PHR-I went on the offensive again this month, claiming that Israel was denying entry permits for Palestinian patients seeking medical attention in Israel. (A now familiar mantra also voiced by NGO superpowers including, Amnesty International and Human Rights Watch). Israel stood accused of denying entry to sick Palestinians for "arbitrary" and malevolent reasons, though this too was a distortion.
Last week, it was reported by The Jerusalem Post that Palestinians from Gaza have been bribing local doctors to declare they need urgent medical treatment in Israel. According to the Shin Bet, "there has been an increase in the exploitation of Israel's humanitarian policy by way of fraudulent medical permits in return for bribes to doctors in the Gaza Strip."
Cases in which law-abiding Palestinians are denied access to Israeli medical facilities do exist, but rarely do medical humanitarians provide nuanced analyses which consider the issues' complexity.
Take the case of Nael al-Kurdi, a Gazan who was diagnosed with cancer last spring. Despite the treatments he received in Egypt and Gaza, his conditioned worsened and he sought treatment in Israel. Israeli Security Services denied his request and al-Kurdi died in waiting.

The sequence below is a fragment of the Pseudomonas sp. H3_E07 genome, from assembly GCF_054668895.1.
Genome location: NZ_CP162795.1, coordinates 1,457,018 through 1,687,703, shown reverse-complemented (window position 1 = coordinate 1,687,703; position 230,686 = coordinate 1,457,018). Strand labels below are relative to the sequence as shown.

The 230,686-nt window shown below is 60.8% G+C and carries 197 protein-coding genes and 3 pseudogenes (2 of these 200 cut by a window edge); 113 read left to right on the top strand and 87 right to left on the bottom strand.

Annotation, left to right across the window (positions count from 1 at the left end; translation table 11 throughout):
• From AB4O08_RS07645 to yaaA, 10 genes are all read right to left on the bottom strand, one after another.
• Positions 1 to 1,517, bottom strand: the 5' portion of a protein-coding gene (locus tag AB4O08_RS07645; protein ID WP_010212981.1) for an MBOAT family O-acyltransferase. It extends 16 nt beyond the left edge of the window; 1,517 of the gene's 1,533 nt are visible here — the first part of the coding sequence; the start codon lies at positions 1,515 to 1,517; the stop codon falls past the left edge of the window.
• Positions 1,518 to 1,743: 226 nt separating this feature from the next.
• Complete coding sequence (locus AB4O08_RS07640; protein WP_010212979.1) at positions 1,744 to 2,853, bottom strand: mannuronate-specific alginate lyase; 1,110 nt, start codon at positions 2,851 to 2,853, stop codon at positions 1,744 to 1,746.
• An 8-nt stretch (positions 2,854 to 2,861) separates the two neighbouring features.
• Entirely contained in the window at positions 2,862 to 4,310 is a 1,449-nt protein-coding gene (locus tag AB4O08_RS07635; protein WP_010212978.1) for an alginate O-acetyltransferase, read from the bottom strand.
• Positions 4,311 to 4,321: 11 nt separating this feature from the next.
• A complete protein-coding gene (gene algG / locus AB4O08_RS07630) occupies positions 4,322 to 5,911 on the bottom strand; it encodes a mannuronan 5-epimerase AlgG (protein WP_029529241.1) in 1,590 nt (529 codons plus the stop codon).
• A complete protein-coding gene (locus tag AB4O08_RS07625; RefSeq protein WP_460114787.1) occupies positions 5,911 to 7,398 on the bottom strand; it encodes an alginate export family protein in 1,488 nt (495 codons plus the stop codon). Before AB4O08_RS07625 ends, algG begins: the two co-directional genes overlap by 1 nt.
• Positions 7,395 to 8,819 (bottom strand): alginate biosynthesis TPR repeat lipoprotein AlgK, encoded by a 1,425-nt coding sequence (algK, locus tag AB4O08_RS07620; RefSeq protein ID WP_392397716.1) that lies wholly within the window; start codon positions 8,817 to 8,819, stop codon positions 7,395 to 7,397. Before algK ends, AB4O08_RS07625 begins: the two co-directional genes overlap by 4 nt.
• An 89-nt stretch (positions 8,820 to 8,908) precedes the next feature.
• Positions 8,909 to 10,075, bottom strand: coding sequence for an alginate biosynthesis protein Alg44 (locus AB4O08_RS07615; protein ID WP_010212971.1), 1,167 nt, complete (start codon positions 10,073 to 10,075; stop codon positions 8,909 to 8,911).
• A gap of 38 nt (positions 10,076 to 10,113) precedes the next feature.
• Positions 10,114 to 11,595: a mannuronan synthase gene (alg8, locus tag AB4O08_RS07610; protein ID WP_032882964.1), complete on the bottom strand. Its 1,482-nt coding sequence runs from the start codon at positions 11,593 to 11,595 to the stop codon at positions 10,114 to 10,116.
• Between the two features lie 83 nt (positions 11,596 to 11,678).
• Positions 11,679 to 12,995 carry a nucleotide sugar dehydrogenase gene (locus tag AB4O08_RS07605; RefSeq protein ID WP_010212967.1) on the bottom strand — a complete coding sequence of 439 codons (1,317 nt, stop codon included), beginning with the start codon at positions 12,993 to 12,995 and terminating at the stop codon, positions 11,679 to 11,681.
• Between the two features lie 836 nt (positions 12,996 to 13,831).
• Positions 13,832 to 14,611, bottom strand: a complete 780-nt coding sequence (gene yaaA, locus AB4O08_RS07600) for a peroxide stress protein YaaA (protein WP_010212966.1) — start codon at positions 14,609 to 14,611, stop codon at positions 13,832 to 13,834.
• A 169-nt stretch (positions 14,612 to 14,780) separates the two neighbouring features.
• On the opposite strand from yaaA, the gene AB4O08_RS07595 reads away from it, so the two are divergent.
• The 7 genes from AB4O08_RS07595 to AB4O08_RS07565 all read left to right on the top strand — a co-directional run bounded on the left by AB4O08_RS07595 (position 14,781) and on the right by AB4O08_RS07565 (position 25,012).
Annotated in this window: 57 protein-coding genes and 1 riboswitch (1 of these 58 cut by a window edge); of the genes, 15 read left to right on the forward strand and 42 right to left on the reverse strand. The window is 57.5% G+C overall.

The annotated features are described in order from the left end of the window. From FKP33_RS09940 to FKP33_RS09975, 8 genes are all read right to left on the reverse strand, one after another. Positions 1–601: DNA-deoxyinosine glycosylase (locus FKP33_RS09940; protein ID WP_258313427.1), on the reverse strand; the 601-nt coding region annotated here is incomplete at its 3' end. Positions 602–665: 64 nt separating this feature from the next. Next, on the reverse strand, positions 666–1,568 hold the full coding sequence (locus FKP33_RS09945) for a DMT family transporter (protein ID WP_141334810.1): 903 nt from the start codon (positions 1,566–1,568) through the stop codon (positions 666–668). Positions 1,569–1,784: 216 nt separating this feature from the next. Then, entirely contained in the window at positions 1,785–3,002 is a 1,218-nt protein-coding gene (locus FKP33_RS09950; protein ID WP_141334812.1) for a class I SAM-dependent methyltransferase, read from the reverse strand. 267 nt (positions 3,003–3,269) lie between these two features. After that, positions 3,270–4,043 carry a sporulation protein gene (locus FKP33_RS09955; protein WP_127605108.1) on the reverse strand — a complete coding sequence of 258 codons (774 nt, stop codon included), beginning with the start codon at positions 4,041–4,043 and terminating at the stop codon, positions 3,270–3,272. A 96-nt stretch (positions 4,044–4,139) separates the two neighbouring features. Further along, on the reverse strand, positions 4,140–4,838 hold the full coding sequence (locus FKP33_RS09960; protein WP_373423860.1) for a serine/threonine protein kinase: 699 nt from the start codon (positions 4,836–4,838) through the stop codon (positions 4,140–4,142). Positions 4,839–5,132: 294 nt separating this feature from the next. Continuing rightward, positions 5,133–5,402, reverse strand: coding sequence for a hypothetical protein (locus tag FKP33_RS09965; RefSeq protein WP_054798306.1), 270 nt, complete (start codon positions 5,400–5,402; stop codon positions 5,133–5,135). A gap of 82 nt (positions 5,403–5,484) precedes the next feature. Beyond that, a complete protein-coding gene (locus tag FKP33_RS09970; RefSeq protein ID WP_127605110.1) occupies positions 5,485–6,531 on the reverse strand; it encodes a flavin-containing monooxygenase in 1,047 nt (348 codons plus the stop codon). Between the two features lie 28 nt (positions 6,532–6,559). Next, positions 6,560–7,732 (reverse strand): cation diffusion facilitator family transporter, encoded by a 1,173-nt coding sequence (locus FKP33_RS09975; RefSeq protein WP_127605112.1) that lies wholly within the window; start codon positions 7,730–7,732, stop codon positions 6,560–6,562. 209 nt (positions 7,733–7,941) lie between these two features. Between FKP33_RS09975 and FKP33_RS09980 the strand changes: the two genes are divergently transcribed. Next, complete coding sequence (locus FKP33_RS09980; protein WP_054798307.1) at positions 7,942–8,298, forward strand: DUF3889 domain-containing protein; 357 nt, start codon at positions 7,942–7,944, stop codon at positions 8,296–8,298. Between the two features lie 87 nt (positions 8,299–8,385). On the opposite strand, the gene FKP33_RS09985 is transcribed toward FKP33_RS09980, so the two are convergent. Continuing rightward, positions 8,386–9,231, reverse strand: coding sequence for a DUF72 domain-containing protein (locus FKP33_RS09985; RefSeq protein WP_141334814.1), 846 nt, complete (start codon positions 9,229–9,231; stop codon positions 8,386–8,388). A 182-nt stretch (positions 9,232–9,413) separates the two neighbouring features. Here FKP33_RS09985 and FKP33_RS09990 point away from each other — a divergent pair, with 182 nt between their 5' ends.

The medical NGOs, which took up his case and others, blamed only Israel. Human Rights Watch, which often quotes PHR-I, said in November that "Israel is punishing sick civilians as a way to hurt Hamas, and that's legally and morally wrong." This ignores the real "moral wrong" when Palestinians that require genuine medical treatment in Israel are recruited by terrorist organizations after they receive entry permits (as reported by the Israeli Security Agency in January), or when Palestinian doctors' requests for supplies are deliberately delayed for political capital.
Allowing entry to all Palestinians requesting medical treatment and hoping for the best is a game of Russian roulette. In May 2007, two female suicide bombers were caught using false medical information to gain authentic entry permits into Israel in order to carry out a double suicide bombing in Tel Aviv and Netanya. This is precisely the type of behavior which forces Israel to weigh security and humanitarian concerns - a calculus fraught with moral complexity.
The medical human rights NGOs that are responsible for issuing these reports should return to their medical books and recognize these facts. Properly diagnosing a patient requires thorough consideration of "diagnostic criteria" - signs, symptoms and tests. This entails investigations, interviewing all relevant actors, and making sound conclusions based on previous behavior. Reports based on a rigorous analysis of the real factors affecting access to healthcare would be a welcome addition to the defense of Palestinian human rights. But simply repeating half-truths and partisan claims will in no way result in improved medical services for the beneficiaries whom these organization's mandates are intended to serve.
The writer is the coordinator of government affairs of NGO Monitor.